This Gizmo Lets You Draw A UI On Paper, Then Turns It Into A Touch Screen

You’ll just have to watch the video to appreciate the amazing possibilities of the SketchSynth, created by Billy Keyes.

This Gizmo Lets You Draw A UI On Paper, Then Turns It Into A Touch Screen

You know those huge multichannel mixers–the massive boards that audio engineers manage during concerts to control everything from sound to lights? It’s the sort of highly specialized hardware that the average person would never come into contact with, because why would they? But what if you could just draw it?


That’s the idea behind the SketchSynth, by Carnegie Mellon student Billy Keyes. It allows you to draw your own specialized piece of sound hardware–in this case, a MIDI board–on any random piece of paper.

“Ever since I was little, I’ve been fascinated by control panels,” Keyes explains on his blog. “In elementary school, my neighbor and I would spend our bus rides pretending to operate incredible imaginary machines with cardboard controllers we drew, cut, and taped the night before. Even now, I pause when I see desks covered in gauges, switches, knobs, and buttons, wondering what they all do.”

His approach is a compromise between boundless childhood imagination and human factors of practicality: He designed three distinct controls that anyone could draw. So users create buttons by drawing circles, toggles by drawing rectangles, and sliders by drawing an elongated I.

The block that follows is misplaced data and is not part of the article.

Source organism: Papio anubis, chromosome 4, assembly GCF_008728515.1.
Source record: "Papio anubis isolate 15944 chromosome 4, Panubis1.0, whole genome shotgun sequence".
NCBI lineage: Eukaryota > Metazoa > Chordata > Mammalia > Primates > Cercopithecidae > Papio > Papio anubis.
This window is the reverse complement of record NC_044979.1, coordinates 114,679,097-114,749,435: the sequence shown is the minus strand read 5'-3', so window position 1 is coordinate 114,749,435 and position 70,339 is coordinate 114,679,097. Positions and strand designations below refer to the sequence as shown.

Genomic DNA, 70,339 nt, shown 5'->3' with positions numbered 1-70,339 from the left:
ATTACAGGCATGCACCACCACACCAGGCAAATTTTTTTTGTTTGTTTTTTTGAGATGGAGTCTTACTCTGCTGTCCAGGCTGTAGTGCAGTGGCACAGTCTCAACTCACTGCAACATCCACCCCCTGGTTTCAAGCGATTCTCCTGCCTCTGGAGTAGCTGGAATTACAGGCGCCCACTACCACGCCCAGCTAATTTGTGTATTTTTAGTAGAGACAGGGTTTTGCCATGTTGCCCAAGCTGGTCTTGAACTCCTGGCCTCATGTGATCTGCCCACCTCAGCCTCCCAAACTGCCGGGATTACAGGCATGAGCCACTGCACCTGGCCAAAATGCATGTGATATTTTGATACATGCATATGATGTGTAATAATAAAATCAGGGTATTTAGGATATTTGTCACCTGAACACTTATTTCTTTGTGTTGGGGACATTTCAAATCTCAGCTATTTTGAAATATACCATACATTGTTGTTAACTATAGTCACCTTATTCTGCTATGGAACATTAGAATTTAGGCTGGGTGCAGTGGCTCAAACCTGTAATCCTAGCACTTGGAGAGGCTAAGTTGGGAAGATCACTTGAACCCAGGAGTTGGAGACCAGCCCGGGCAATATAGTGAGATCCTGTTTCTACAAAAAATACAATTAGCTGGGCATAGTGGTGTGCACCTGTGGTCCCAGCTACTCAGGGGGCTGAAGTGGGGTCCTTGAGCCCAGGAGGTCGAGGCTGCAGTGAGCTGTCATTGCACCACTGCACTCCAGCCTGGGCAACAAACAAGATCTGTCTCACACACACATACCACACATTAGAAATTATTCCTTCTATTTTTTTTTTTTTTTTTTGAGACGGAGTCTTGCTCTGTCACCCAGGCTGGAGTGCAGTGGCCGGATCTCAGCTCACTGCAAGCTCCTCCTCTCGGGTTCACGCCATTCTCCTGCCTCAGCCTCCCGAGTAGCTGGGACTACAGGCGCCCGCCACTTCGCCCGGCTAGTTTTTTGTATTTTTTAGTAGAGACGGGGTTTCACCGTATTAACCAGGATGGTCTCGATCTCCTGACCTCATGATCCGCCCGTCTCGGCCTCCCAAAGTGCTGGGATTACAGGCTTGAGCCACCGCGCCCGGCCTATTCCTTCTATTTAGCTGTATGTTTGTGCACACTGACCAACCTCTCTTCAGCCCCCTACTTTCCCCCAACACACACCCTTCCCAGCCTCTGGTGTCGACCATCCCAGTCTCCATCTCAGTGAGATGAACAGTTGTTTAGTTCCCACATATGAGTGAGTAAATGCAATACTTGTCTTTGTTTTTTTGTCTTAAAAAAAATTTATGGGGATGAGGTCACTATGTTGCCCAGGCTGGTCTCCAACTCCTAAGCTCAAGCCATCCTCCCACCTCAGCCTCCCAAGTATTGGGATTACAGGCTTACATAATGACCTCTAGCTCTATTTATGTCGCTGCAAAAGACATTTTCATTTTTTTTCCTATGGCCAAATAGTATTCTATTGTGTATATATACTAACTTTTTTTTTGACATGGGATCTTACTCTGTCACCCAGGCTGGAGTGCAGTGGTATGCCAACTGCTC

A simple webcam picks up the shapes and sends them to a computer, then, a projector actually lays extra data on top of the drawing, like virtual nubs to control the sliders. This approach allows the user to draw something simple and stagnant, while light can animate additional content wherever it may be needed. The camera is able to track the user’s hands on the controls, not through fancy IR-based 3-D models, but just by sensing the color green in human skin.

And while this demo is clearly pretty basic, this principle could easily scale, adding all sorts of complex music visualizers to a user’s basic control diagram. Imagine drawing a rectangle to place an equalizer, or a square with a border to create a waveform monitor. Especially if you swapped out the system’s projector with a touch screen, the sky would be the limit, no specialized hardware required.

The result would be a lot like the design-it-yourself Beatsurfing app, but with all the mass-approachable charm of Draw Something. It makes me realize, the iPad doesn’t need a stylus; it needs a Sharpie.

[Hat tip: Creative Applications]

About the author

Mark Wilson is a senior writer at Fast Company. He started, a simple way to give back every day.